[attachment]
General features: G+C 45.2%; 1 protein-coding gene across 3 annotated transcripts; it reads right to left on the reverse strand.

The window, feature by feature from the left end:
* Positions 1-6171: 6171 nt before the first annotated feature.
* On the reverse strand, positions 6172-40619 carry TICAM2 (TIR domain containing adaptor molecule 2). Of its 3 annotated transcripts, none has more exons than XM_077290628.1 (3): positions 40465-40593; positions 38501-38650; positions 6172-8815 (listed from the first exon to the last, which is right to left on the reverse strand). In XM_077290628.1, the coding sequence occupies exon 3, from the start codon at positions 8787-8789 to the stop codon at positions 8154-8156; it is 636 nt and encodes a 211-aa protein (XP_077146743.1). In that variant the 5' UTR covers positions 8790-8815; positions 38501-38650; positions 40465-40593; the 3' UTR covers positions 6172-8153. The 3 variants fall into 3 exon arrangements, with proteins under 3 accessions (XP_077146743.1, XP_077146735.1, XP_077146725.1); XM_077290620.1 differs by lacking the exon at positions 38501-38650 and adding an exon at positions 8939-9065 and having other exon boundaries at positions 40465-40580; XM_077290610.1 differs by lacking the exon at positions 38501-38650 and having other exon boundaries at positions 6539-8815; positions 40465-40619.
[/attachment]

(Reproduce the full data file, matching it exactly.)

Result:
General features: G+C 45.2%; 1 protein-coding gene across 3 annotated transcripts; it reads right to left on the reverse strand.

The window, feature by feature from the left end:
* Positions 1-6171: 6171 nt before the first annotated feature.
* On the reverse strand, positions 6172-40619 carry TICAM2 (TIR domain containing adaptor molecule 2). Of its 3 annotated transcripts, none has more exons than XM_077290628.1 (3): positions 40465-40593; positions 38501-38650; positions 6172-8815 (listed from the first exon to the last, which is right to left on the reverse strand). In XM_077290628.1, the coding sequence occupies exon 3, from the start codon at positions 8787-8789 to the stop codon at positions 8154-8156; it is 636 nt and encodes a 211-aa protein (XP_077146743.1). In that variant the 5' UTR covers positions 8790-8815; positions 38501-38650; positions 40465-40593; the 3' UTR covers positions 6172-8153. The 3 variants fall into 3 exon arrangements, with proteins under 3 accessions (XP_077146743.1, XP_077146735.1, XP_077146725.1); XM_077290620.1 differs by lacking the exon at positions 38501-38650 and adding an exon at positions 8939-9065 and having other exon boundaries at positions 40465-40580; XM_077290610.1 differs by lacking the exon at positions 38501-38650 and having other exon boundaries at positions 6539-8815; positions 40465-40619.